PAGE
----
BRAKE LINES & HOSE
The arteries of the brake system are the steel lines and flexible rubber hose that route hydraulic pressure to each brake when the driver steps on the brake pedal. The lines and hose must withstand pressures that can range from a few hundred pounds per square inch up to almost 2,000 psi! If a line or hose can’t take the pressure and blows, all braking ability in the affected brake circuit will be lost.

A slow leak in a brake line or hose is almost as bad as a sudden failure because, over time, enough fluid may be lost to allow air to enter the hydraulic system. Air in the fluid is bad because air is compressible. This increases the amount of pedal travel that’s necessary to apply the brakes, and may increase it to the point where the pedal hits the floor before the brakes apply.

The first indication of a leak in a brake line or hose may be a low fluid level in the master cylinder reservoir. Other clues may include wet spots on the driveway, dampness on the back of a drum brake, or a brake warning light that comes on. If a leak is suspected, the entire brake system should be inspected to find the leak.

The most likely leak points are the brake calipers, wheel cylinders and rubber brake hoses, though steel lines can also rust through and leak. Rubber brake hoses also need to be inspected for age cracks, bulges, swelling or other damage that would indicate a need for replacement. Rubber hoses have an expansion-resistant inner lining that should not give under pressure. If the inner liner leaks, fluid will force its way under the outer liner causing a bubble or blister to appear when the brakes are applied.

Although it doesn’t happen very often, sometimes internal damage or deterioration in a rubber hose allows a small flap of material to lift up and plug the line. This prevents brake pressure from reaching the wheel, causing a brake pull when the brakes are applied.

The same thing can also happen to steel brake lines. Debris in the brake fluid, or a crushed or kinked line, can block the passage of hydraulic pressure to the brakes. In some cases, pressure will get through, but when the brakes are released, the blockage prevents pressure from releasing back to the master cylinder causing the brake to drag.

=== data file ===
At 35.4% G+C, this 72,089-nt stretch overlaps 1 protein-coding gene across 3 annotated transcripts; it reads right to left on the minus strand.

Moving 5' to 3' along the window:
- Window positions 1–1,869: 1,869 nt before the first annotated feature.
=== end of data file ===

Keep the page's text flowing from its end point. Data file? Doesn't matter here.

Replacement hose must be the same length as the original, with the same type of end fittings. A hose that is too long may rub against a suspension component or other parts, while a hose that’s too short may be stretched and damaged when turning or by excessive suspension travel.

Pages: 1 2Next page

The following two tabs change content below.
Larry Carley

Larry Carley

Larry Carley has more than 30 years of experience in the automotive aftermarket, including experience as an ASE-certified technician, and has won numerous awards for his articles. He has written 12 automotive-related books and developed automotive training software, available at www.carleysoftware.com.
Larry Carley

Latest posts by Larry Carley (see all)

  • GLJSD

    My son changed his front caliper on his 2003 tiburon. He then tried to bleed the brakes, then I came to help. We have solid jets of fluid at all four wheels, we even loosened the lines at the master cylinder one at a time to bleed it there. We kept the reservoir above the minimum, and kept refilling as we were bleeding. Despite all this, the pedal goes practically to the floor and there is no real braking power. The car has 100,000 miles. Do you think it’s the master cylinder? The brakes appeared ok before changing that leaky caliper.

    • GLJSD

      Ok, they sold my son the caliper for the passenger side instead of the driver’s side. Therefore, the nipple was on the bottom. There must have been air in the caliper and it wasn’t able to bleed.

Latest articles from our other sites:

Ford Focus: Wet Carpet On Passenger Side

Models 2012-2013 Focus ISSUE Some 2012-2013 Focus vehicles built on or before 11/12/2012 may exhibit wet carpet on the passenger-side front foot well. This is likely due to leaking climate control...More

Bosch's 'Giving Track' Contributions This Season Reach $20,000

When Denny Hamlin took the checkered flag at the Federated Auto Parts 400 on Sept. 10 in his Bosch-equipped No. 11 FedEx Ground Toyota, Bosch crossed the $20,000 mark in charitable contributions through...More

ASA To Host Largest Regional Education Program Of 2016 During AAPEX

The Automotive Service Association (ASA) announced a strategic partnership with the Automotive Aftermarket Products Expo (AAPEX), which is co-owned by Auto Care Association and Automotive Aftermarket Suppliers...More

Centric Announces New StopTech Brake Components For 1989-2016 Mazda Miatas

Centric Parts has introduced a comprehensive new program of StopTech Brake Kits and Components for the 1989-2016 Mazda MX-5 Miata. The program covers all model year Miata/MX-5 variations and supplements...More

Ernst Offers Optimum Solution for Socket Storage

The Socket Boss from Ernst Manufacturing, Inc. is extremely versatile, handling three drive sizes and having the option of adding socket clips and ratchet and extension holders. Each socket rail has...More

Bartec Announces Increased Placard Coverage for Tech400Pro

Bartec USA announces the addition of 23 vehicles whereby the Tech400Pro and Tech500 can adjust the recommended inflation pressure [RIP or placard]. Seven of these additions are brand new, never offered...More